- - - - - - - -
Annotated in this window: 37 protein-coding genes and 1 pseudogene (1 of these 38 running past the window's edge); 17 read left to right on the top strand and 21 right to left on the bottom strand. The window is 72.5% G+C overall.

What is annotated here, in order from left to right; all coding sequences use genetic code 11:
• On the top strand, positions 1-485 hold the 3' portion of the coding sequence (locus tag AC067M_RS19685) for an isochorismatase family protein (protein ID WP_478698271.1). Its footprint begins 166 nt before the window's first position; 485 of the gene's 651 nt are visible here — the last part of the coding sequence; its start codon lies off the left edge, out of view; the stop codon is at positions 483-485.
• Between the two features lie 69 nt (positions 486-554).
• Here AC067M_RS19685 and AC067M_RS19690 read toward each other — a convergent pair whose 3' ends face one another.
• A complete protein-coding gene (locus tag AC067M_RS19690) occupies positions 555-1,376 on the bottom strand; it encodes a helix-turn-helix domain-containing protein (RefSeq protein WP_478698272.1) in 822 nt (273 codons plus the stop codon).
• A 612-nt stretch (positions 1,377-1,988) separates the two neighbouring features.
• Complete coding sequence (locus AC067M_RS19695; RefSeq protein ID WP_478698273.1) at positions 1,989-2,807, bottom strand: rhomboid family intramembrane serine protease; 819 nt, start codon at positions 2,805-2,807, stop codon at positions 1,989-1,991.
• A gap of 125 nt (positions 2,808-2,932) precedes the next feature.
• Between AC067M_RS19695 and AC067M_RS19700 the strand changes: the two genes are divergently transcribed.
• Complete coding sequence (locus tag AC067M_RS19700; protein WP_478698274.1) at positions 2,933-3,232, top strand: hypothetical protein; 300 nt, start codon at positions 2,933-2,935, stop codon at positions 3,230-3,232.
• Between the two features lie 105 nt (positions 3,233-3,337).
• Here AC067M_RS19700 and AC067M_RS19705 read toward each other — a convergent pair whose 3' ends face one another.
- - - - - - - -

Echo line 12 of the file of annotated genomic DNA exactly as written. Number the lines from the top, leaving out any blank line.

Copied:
• Between the two features lie 105 nt (positions 3,233-3,337).